Here’s a selection of items on the agendas for this week’s meetings of the city and parish councils.
A generational challenge has no easy solutions. But there are opportunities to pivot using what we already have at our disposal.
Few will admit it out loud: What has been Lafayette’s most important economic sector will likely never recover the ground it lost.
A generational shift that raises an important question: How can we replace the jobs we’ve already lost and those we stand to lose in the future?
A strong library system is essential to the growth of Lafayette. So rather than shrink library services, the city-parish government and the library board need to sit down with industry, education, tourism, the arts, and law enforcement, and explain what the library does for each of them.
This is problematic for two reasons. One, it suggests that people in our community really are having trouble making ends meet. Two, it harms our economic competitiveness as it relates to being able to retain our best and brightest.
The elephant in the room is how much longer this damn pandemic will last and who will be left standing when it finally ends. But that’s not the only aspect of our local economy with an uncertain fate.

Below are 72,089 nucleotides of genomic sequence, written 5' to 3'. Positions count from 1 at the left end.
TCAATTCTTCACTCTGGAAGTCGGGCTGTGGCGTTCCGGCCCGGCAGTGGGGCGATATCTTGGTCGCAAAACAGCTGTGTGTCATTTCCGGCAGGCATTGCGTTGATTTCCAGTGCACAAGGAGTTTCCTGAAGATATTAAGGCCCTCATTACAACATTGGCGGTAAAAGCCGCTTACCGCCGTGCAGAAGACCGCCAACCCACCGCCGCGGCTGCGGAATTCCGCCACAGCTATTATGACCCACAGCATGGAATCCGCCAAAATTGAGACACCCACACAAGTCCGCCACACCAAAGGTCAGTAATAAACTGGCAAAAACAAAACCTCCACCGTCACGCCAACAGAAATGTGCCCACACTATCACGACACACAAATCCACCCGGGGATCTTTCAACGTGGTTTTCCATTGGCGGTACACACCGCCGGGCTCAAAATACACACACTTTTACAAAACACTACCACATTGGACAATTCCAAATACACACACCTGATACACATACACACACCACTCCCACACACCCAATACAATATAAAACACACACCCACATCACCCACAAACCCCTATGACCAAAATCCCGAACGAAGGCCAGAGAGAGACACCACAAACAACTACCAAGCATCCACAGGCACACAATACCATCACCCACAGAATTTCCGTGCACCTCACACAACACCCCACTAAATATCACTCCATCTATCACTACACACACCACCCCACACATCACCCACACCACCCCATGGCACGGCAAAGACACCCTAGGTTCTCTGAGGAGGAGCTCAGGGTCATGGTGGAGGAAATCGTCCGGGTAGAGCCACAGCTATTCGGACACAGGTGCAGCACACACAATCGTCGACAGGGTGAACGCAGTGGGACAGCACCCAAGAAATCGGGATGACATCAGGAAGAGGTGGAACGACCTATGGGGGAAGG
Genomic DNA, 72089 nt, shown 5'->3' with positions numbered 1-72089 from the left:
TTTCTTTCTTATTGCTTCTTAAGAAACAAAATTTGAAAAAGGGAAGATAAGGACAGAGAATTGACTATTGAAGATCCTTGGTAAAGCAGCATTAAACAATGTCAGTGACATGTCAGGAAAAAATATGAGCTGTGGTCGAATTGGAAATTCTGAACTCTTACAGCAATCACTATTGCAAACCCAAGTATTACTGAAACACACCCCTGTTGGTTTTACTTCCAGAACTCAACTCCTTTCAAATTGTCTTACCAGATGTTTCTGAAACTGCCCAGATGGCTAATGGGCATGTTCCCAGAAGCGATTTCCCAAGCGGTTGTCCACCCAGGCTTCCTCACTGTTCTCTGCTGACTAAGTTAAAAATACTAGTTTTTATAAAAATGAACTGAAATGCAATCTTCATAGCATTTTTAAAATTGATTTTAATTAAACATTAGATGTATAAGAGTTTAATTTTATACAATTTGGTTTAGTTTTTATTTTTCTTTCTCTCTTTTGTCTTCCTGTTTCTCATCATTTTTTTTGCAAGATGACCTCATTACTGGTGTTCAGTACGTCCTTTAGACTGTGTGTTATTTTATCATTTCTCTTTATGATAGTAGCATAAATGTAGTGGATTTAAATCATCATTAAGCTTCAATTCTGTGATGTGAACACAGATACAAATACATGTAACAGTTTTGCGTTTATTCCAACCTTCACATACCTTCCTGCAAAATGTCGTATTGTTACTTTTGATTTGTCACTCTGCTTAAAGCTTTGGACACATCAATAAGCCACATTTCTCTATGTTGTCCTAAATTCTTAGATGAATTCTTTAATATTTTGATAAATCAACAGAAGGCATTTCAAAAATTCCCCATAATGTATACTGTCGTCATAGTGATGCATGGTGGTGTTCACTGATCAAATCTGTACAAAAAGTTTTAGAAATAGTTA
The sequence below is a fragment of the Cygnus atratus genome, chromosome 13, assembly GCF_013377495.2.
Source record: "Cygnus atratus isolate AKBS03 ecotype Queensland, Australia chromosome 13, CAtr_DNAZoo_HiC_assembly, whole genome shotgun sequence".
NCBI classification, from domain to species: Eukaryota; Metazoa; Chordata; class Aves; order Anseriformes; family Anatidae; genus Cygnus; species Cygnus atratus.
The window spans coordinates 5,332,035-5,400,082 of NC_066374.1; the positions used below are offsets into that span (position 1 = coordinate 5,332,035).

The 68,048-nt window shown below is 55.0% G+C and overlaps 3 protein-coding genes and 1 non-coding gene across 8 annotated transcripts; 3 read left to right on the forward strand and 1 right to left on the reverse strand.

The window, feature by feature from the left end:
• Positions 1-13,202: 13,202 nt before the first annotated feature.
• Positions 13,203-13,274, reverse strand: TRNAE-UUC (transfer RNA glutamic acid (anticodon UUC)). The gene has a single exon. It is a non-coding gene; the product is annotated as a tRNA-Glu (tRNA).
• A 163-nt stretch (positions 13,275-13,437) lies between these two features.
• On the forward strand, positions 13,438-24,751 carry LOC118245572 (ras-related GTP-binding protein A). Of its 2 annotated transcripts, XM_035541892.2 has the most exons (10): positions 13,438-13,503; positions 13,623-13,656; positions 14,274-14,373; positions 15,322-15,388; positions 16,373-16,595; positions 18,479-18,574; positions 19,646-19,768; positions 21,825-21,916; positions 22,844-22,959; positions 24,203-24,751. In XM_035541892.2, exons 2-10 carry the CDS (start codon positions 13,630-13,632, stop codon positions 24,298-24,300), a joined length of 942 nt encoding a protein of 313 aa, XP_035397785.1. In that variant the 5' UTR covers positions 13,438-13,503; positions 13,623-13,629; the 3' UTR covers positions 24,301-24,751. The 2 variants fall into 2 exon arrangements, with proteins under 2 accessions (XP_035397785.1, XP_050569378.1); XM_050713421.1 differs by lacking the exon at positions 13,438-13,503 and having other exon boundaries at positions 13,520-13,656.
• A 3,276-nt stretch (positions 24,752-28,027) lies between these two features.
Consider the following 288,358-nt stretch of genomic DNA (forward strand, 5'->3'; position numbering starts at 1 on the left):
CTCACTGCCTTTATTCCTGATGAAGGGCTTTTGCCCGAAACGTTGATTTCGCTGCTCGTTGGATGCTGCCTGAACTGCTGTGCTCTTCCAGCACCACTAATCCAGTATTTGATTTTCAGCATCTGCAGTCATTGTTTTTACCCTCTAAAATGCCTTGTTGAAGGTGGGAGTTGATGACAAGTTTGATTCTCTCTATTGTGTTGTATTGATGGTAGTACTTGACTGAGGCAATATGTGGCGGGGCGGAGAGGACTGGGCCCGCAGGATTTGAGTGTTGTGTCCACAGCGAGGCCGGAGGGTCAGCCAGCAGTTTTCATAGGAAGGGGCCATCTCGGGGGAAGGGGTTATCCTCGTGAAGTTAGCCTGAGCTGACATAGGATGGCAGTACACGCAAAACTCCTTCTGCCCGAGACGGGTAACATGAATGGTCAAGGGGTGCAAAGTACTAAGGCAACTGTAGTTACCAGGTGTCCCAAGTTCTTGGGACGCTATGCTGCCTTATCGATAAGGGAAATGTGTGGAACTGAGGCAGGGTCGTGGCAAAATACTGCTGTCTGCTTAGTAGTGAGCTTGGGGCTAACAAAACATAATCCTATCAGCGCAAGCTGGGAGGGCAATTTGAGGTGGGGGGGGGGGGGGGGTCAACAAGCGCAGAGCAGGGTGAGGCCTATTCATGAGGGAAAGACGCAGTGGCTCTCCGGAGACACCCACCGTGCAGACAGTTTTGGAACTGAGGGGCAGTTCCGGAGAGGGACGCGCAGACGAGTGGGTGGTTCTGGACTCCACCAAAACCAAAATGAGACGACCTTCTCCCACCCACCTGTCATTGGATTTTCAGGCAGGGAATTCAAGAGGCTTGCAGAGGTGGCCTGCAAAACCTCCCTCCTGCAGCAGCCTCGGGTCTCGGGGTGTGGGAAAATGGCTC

You often hear that as bad as the economy is now, at least it’s not as bad as the 1980s. But in terms of impact on personal income, new data shows that it’s actually worse.
COLUMN: Cutting quality of life services will backfire, hurting Lafayette’s economy for years to come
In order to be economically competitive as a city, Lafayette needs to offer quality of life amenities. In the rush to cut budgets, Mayor-President Guillory is putting the city’s quality of life at risk, reducing its ability to retain and attract people, especially young families.
Lafayette’s economy can’t get healthy if its people aren’t healthy. The only way to slow the spread of this coronavirus is to get 80-90% of people to wear masks or to shut the everything back down again. Faced with those options, Lafayette needs to do everything in its power to get people to wear masks, not just to save lives but to save our economy.
Lafayette is facing a severe housing crisis, with thousands of people at risk of losing their homes. This crisis started before the pandemic, but the coronavirus and its impact on our economy has just added fuel to a fire that’s now threatening to rage through our community.
The gist: April sales numbers released by LEDA highlight the economic fallout from the state’s coronavirus lockdown. Total retail sales in the parish in March and April fell $112 million in 2020 when compared to the same months in 2019.